Knowledgeable Representation For Plaintiff Artists And Defendants
No matter how scrupulously an artist tries to protect a created work, infringements happen. Especially today, when there are so many tools for appropriating content, artists must be vigilant and outlets for creative content must exercise due diligence to stay on the right side of the law. However, when an infringement is alleged, it is not good for either party. The creator’s work can be devalued even while actual damages are impossible to ascertain, and the alleged infringer of the property could face crippling statutory penalties.
At Mazzarella & Mazzarella LLP, we have extensive experience on both sides of the issue, protecting creators’ copyrighted work and defending users from allegations of infringement. We implement proven strategies to resolve disputes in our client’s favor. Often we are able to negotiate a mutually beneficial licensing agreement. However, when litigation is necessary, we dedicate our skill and resources to protecting our client’s interests in state or federal court.
Common Defenses To Allegations Of Copyright Infringement
As legal representatives for creators and users of creative content, we fully understand how to prosecute a case or defend an alleged infringement. Defenses that are available include:
- Invalid copyright. The defendant asserts that the work is not original or lacks copyrightable subject matter, or that the plaintiff does not own the copyright.
- Public domain. If contents of the work are in the public domain, the plaintiff cannot claim copyright.
- Court has no jurisdiction. The copyright was not properly registered.
- Independent creation. The alleged infringer created a substantially similar work without any knowledge of the plaintiff’s creation.
- Permissible copying. Use of protected content is de minimis, or the portion that was copied is not protectable material.
- Fair use. Many uses of copyrighted material are protected, such as quoting sections of a book or visually presenting an artwork as part of a critique or news story.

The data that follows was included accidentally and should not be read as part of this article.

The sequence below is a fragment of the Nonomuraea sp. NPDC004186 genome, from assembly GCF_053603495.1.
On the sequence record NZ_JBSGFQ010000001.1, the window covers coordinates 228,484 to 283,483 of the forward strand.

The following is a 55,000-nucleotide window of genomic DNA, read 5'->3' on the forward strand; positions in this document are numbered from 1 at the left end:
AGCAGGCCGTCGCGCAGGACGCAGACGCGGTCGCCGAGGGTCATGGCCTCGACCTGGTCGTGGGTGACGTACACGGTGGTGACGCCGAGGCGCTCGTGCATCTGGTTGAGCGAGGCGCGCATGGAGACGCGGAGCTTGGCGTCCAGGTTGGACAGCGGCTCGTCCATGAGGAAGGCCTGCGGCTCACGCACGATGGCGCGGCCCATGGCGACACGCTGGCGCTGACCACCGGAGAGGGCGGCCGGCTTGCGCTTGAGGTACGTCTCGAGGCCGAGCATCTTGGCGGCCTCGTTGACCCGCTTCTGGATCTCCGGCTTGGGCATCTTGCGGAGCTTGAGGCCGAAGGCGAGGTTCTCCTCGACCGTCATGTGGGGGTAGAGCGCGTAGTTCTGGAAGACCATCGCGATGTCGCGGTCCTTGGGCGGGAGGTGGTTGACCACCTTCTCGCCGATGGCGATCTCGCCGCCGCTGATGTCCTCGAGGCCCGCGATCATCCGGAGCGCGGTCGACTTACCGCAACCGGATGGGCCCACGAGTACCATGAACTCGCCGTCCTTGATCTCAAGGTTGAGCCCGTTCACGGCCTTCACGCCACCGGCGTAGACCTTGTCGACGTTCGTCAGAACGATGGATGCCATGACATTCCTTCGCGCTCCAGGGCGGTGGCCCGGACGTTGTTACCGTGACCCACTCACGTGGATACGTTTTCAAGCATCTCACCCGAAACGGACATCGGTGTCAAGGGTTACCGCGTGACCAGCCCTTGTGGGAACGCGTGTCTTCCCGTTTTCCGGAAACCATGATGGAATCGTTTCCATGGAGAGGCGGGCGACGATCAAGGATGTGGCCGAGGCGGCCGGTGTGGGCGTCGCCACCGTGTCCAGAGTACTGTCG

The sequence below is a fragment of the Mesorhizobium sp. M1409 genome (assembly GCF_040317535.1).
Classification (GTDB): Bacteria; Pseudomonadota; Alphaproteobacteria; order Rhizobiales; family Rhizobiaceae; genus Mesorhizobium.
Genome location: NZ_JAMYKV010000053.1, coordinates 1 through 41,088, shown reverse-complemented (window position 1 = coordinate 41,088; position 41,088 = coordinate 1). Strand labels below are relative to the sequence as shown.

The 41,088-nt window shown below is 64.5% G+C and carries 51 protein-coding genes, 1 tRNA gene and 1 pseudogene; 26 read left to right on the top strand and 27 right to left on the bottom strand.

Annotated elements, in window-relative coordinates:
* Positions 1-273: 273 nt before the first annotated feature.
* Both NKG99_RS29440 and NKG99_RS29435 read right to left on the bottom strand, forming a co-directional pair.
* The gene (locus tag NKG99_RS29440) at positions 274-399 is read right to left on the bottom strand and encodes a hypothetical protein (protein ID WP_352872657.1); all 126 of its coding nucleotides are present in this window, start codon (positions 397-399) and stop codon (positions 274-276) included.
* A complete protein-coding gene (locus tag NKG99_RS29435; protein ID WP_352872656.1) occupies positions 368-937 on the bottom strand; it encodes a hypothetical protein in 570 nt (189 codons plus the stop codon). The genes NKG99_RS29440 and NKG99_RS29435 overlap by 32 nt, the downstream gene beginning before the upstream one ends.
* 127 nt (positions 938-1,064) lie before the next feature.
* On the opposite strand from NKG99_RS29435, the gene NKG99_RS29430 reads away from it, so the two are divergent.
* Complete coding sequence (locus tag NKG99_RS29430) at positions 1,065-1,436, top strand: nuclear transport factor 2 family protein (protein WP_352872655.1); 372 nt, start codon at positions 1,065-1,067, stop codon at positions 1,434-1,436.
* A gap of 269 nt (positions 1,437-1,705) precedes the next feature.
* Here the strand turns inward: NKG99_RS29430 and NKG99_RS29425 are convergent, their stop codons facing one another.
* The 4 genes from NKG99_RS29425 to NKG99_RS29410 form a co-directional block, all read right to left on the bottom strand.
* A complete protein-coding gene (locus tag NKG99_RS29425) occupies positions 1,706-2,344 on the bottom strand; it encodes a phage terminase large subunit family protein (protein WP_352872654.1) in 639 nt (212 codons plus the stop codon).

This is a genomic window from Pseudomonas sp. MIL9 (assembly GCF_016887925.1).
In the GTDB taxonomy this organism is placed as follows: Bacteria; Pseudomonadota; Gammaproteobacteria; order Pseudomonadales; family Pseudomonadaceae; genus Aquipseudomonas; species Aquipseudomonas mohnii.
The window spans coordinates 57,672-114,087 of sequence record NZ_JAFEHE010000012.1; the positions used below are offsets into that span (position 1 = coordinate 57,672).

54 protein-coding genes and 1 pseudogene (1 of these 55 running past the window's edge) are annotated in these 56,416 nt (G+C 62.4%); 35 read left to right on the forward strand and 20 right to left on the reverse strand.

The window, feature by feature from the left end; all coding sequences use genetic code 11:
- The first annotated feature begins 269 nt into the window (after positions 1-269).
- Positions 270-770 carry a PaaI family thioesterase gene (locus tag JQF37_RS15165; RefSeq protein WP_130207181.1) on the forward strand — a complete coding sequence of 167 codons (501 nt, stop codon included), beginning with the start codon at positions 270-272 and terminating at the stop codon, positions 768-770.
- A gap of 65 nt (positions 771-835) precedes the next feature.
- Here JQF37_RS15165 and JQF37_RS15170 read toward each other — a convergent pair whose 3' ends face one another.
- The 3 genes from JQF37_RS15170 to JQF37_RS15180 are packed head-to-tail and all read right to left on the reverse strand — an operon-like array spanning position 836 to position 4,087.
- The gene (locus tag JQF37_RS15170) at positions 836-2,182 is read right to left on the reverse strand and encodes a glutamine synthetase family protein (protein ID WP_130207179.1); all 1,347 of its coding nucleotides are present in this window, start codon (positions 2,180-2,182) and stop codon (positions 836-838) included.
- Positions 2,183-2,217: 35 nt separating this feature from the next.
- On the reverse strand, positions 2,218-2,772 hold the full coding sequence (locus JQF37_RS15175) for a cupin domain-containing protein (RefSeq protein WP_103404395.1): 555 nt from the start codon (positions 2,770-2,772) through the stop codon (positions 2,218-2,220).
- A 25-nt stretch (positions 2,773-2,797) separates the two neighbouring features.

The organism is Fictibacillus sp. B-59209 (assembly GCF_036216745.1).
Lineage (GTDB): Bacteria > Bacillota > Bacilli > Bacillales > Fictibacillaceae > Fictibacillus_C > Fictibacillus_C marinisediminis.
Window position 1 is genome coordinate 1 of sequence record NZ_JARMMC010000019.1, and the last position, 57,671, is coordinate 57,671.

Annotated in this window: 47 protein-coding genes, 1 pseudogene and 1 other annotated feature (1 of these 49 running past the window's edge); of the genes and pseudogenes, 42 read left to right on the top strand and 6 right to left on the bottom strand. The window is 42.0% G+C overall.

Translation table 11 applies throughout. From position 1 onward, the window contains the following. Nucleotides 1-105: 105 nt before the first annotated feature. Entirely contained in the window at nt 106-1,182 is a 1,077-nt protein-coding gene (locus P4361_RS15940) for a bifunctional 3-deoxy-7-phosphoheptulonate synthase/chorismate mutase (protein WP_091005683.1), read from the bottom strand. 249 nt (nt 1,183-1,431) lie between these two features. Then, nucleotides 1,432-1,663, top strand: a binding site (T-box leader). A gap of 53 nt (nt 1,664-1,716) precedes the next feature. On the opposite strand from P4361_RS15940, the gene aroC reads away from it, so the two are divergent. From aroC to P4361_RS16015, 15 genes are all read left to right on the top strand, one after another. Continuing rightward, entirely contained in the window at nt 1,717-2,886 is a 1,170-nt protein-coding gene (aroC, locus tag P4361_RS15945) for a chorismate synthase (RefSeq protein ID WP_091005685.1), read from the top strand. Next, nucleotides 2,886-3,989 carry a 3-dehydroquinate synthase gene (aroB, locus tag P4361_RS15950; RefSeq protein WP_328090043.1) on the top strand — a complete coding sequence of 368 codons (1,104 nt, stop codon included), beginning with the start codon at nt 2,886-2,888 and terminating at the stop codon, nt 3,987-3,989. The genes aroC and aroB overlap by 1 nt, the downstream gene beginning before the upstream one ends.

- Statute of limitations. An artist cannot bring a civil action after three years from the time of the infringement.
- Permission. The owner of the copyright may have granted permission or licensed use of the work.
Often there is no valid defense for a user’s appropriation of created material. But that doesn’t necessarily make the case easier to resolve. Getting the parties to agree on the appropriate remedy, or getting the court to order one, is often difficult. That’s where our experience on both sides of the issue is particularly valuable.
Remedies for copyright infringement
The federal Copyright Act provides the following remedies for an infringement of a protected work:
- Infringer pays the actual dollar amount of damages and profits.
- The law provides a range from $200 to $150,000 for each work infringed.
- Infringer pays for all attorney fees and court costs.
- The court can issue an injunction to stop the infringing acts.
- The court can impound the illegal works.
- The infringer can go to jail.
Plaintiff artists often find it difficult to prove actual damages. The wide range of statutory damages makes an adverse court ruling highly probable. Under these circumstances, we have often found that the best resolution is a negotiated licensing agreement that allows the plaintiff to monetize the creation and relieves the defendant from possible harsh statutory penalties.
Contact Our Experienced San Diego Intellectual Property Attorneys For Your Copyright Dispute
Creators and users of copyrighted materials need strong advocacy. At Mazzarella & Mazzarella LLP, we offer proven strategies for achieving beneficial resolutions for infringement disputes. Call us at 619-821-9034 or contact us online to schedule a consultation at our San Diego, California office.